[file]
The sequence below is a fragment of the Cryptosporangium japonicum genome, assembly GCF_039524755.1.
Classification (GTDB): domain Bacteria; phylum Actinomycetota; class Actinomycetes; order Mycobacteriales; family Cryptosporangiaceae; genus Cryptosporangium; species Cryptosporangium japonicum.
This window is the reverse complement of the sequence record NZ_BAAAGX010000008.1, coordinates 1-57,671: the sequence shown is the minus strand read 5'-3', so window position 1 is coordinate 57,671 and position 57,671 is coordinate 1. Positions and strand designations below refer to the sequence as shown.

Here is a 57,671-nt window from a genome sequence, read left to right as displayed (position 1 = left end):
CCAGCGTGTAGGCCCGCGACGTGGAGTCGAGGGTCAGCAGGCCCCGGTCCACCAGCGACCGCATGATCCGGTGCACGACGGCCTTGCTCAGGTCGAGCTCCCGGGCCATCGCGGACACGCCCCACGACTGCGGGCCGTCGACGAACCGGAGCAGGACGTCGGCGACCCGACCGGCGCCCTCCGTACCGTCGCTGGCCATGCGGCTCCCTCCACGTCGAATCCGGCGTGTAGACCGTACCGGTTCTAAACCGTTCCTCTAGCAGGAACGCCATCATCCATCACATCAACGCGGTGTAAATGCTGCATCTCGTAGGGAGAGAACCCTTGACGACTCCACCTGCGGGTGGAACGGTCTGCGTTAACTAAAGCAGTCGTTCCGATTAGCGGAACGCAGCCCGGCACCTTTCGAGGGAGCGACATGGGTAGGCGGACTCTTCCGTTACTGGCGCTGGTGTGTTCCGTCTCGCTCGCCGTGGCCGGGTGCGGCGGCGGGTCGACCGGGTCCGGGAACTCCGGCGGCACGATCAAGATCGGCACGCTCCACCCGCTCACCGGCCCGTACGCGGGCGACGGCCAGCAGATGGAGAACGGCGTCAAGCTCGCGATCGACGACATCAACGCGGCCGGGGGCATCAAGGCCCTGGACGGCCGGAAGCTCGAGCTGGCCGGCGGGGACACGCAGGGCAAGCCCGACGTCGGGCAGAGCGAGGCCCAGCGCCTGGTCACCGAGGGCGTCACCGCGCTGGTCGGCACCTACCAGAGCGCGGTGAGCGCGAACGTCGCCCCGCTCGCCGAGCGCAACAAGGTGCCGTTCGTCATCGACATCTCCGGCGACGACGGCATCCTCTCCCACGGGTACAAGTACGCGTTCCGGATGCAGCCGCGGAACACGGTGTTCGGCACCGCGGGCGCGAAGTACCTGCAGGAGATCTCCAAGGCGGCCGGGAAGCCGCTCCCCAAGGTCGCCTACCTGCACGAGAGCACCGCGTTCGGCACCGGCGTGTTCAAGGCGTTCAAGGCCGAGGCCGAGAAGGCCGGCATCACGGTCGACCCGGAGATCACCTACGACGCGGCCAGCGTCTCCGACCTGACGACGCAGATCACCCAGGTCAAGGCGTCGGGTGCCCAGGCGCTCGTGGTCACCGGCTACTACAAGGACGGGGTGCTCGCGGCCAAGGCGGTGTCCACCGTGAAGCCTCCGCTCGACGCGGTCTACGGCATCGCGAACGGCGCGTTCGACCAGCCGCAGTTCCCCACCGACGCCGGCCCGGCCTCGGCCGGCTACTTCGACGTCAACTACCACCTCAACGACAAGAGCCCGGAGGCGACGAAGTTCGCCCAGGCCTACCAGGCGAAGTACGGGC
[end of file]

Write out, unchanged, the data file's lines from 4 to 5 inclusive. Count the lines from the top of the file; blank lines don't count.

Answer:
Here is a 57,671-nt window from a genome sequence, read left to right as displayed (position 1 = left end):
CCAGCGTGTAGGCCCGCGACGTGGAGTCGAGGGTCAGCAGGCCCCGGTCCACCAGCGACCGCATGATCCGGTGCACGACGGCCTTGCTCAGGTCGAGCTCCCGGGCCATCGCGGACACGCCCCACGACTGCGGGCCGTCGACGAACCGGAGCAGGACGTCGGCGACCCGACCGGCGCCCTCCGTACCGTCGCTGGCCATGCGGCTCCCTCCACGTCGAATCCGGCGTGTAGACCGTACCGGTTCTAAACCGTTCCTCTAGCAGGAACGCCATCATCCATCACATCAACGCGGTGTAAATGCTGCATCTCGTAGGGAGAGAACCCTTGACGACTCCACCTGCGGGTGGAACGGTCTGCGTTAACTAAAGCAGTCGTTCCGATTAGCGGAACGCAGCCCGGCACCTTTCGAGGGAGCGACATGGGTAGGCGGACTCTTCCGTTACTGGCGCTGGTGTGTTCCGTCTCGCTCGCCGTGGCCGGGTGCGGCGGCGGGTCGACCGGGTCCGGGAACTCCGGCGGCACGATCAAGATCGGCACGCTCCACCCGCTCACCGGCCCGTACGCGGGCGACGGCCAGCAGATGGAGAACGGCGTCAAGCTCGCGATCGACGACATCAACGCGGCCGGGGGCATCAAGGCCCTGGACGGCCGGAAGCTCGAGCTGGCCGGCGGGGACACGCAGGGCAAGCCCGACGTCGGGCAGAGCGAGGCCCAGCGCCTGGTCACCGAGGGCGTCACCGCGCTGGTCGGCACCTACCAGAGCGCGGTGAGCGCGAACGTCGCCCCGCTCGCCGAGCGCAACAAGGTGCCGTTCGTCATCGACATCTCCGGCGACGACGGCATCCTCTCCCACGGGTACAAGTACGCGTTCCGGATGCAGCCGCGGAACACGGTGTTCGGCACCGCGGGCGCGAAGTACCTGCAGGAGATCTCCAAGGCGGCCGGGAAGCCGCTCCCCAAGGTCGCCTACCTGCACGAGAGCACCGCGTTCGGCACCGGCGTGTTCAAGGCGTTCAAGGCCGAGGCCGAGAAGGCCGGCATCACGGTCGACCCGGAGATCACCTACGACGCGGCCAGCGTCTCCGACCTGACGACGCAGATCACCCAGGTCAAGGCGTCGGGTGCCCAGGCGCTCGTGGTCACCGGCTACTACAAGGACGGGGTGCTCGCGGCCAAGGCGGTGTCCACCGTGAAGCCTCCGCTCGACGCGGTCTACGGCATCGCGAACGGCGCGTTCGACCAGCCGCAGTTCCCCACCGACGCCGGCCCGGCCTCGGCCGGCTACTTCGACGTCAACTACCACCTCAACGACAAGAGCCCGGAGGCGACGAAGTTCGCCCAGGCCTACCAGGCGAAGTACGGGC